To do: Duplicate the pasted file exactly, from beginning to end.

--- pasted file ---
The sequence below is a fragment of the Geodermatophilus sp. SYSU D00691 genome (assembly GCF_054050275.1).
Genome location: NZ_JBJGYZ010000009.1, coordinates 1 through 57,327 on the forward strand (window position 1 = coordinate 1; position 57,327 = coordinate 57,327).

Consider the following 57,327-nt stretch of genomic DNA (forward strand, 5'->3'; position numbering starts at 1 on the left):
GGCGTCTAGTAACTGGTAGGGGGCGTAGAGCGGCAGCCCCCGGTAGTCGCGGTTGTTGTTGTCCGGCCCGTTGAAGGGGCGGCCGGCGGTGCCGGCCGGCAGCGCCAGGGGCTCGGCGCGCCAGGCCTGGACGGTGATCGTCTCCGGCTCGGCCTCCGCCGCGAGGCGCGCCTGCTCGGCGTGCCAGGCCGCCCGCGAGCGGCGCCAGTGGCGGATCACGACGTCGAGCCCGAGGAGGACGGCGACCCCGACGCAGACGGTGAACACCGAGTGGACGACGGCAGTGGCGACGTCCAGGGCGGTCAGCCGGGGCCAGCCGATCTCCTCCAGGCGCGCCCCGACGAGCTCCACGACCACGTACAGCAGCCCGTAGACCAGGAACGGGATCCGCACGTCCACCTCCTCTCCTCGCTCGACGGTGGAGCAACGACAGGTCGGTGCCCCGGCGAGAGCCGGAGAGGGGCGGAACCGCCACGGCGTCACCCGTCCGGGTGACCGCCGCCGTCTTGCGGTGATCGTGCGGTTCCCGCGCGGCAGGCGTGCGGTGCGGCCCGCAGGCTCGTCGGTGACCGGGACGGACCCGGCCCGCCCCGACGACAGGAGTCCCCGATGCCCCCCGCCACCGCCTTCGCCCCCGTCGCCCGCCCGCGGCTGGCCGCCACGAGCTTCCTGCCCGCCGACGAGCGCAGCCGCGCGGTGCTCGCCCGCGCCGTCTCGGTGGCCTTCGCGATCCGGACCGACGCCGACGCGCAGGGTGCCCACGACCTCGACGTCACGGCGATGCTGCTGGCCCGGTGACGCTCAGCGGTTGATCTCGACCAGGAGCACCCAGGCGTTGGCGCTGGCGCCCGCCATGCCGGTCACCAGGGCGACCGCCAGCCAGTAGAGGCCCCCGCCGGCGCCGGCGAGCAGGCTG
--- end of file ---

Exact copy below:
The sequence below is a fragment of the Geodermatophilus sp. SYSU D00691 genome (assembly GCF_054050275.1).
Genome location: NZ_JBJGYZ010000009.1, coordinates 1 through 57,327 on the forward strand (window position 1 = coordinate 1; position 57,327 = coordinate 57,327).

Consider the following 57,327-nt stretch of genomic DNA (forward strand, 5'->3'; position numbering starts at 1 on the left):
GGCGTCTAGTAACTGGTAGGGGGCGTAGAGCGGCAGCCCCCGGTAGTCGCGGTTGTTGTTGTCCGGCCCGTTGAAGGGGCGGCCGGCGGTGCCGGCCGGCAGCGCCAGGGGCTCGGCGCGCCAGGCCTGGACGGTGATCGTCTCCGGCTCGGCCTCCGCCGCGAGGCGCGCCTGCTCGGCGTGCCAGGCCGCCCGCGAGCGGCGCCAGTGGCGGATCACGACGTCGAGCCCGAGGAGGACGGCGACCCCGACGCAGACGGTGAACACCGAGTGGACGACGGCAGTGGCGACGTCCAGGGCGGTCAGCCGGGGCCAGCCGATCTCCTCCAGGCGCGCCCCGACGAGCTCCACGACCACGTACAGCAGCCCGTAGACCAGGAACGGGATCCGCACGTCCACCTCCTCTCCTCGCTCGACGGTGGAGCAACGACAGGTCGGTGCCCCGGCGAGAGCCGGAGAGGGGCGGAACCGCCACGGCGTCACCCGTCCGGGTGACCGCCGCCGTCTTGCGGTGATCGTGCGGTTCCCGCGCGGCAGGCGTGCGGTGCGGCCCGCAGGCTCGTCGGTGACCGGGACGGACCCGGCCCGCCCCGACGACAGGAGTCCCCGATGCCCCCCGCCACCGCCTTCGCCCCCGTCGCCCGCCCGCGGCTGGCCGCCACGAGCTTCCTGCCCGCCGACGAGCGCAGCCGCGCGGTGCTCGCCCGCGCCGTCTCGGTGGCCTTCGCGATCCGGACCGACGCCGACGCGCAGGGTGCCCACGACCTCGACGTCACGGCGATGCTGCTGGCCCGGTGACGCTCAGCGGTTGATCTCGACCAGGAGCACCCAGGCGTTGGCGCTGGCGCCCGCCATGCCGGTCACCAGGGCGACCGCCAGCCAGTAGAGGCCCCCGCCGGCGCCGGCGAGCAGGCTG